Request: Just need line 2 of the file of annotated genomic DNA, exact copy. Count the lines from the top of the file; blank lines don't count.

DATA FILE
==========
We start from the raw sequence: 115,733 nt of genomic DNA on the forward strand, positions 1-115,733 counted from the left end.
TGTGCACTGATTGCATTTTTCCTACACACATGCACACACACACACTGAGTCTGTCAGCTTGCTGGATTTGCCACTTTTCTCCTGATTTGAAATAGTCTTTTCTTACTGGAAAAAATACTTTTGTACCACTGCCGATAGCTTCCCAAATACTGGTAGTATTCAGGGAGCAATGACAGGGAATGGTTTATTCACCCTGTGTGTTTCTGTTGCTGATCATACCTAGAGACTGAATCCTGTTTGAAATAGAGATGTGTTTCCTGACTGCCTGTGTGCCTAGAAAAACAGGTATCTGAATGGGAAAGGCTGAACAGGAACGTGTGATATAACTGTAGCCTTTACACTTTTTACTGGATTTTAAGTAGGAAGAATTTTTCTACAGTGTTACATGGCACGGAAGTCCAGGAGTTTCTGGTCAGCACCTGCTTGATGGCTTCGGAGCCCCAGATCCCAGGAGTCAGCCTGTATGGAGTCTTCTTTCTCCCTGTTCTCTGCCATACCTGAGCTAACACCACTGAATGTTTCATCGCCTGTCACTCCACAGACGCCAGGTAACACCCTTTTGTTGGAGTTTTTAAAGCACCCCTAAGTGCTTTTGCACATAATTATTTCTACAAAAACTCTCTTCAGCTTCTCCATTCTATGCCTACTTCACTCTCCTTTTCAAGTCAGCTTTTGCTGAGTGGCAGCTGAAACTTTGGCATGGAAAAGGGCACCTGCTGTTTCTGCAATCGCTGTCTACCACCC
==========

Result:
TGTGCACTGATTGCATTTTTCCTACACACATGCACACACACACACTGAGTCTGTCAGCTTGCTGGATTTGCCACTTTTCTCCTGATTTGAAATAGTCTTTTCTTACTGGAAAAAATACTTTTGTACCACTGCCGATAGCTTCCCAAATACTGGTAGTATTCAGGGAGCAATGACAGGGAATGGTTTATTCACCCTGTGTGTTTCTGTTGCTGATCATACCTAGAGACTGAATCCTGTTTGAAATAGAGATGTGTTTCCTGACTGCCTGTGTGCCTAGAAAAACAGGTATCTGAATGGGAAAGGCTGAACAGGAACGTGTGATATAACTGTAGCCTTTACACTTTTTACTGGATTTTAAGTAGGAAGAATTTTTCTACAGTGTTACATGGCACGGAAGTCCAGGAGTTTCTGGTCAGCACCTGCTTGATGGCTTCGGAGCCCCAGATCCCAGGAGTCAGCCTGTATGGAGTCTTCTTTCTCCCTGTTCTCTGCCATACCTGAGCTAACACCACTGAATGTTTCATCGCCTGTCACTCCACAGACGCCAGGTAACACCCTTTTGTTGGAGTTTTTAAAGCACCCCTAAGTGCTTTTGCACATAATTATTTCTACAAAAACTCTCTTCAGCTTCTCCATTCTATGCCTACTTCACTCTCCTTTTCAAGTCAGCTTTTGCTGAGTGGCAGCTGAAACTTTGGCATGGAAAAGGGCACCTGCTGTTTCTGCAATCGCTGTCTACCACCC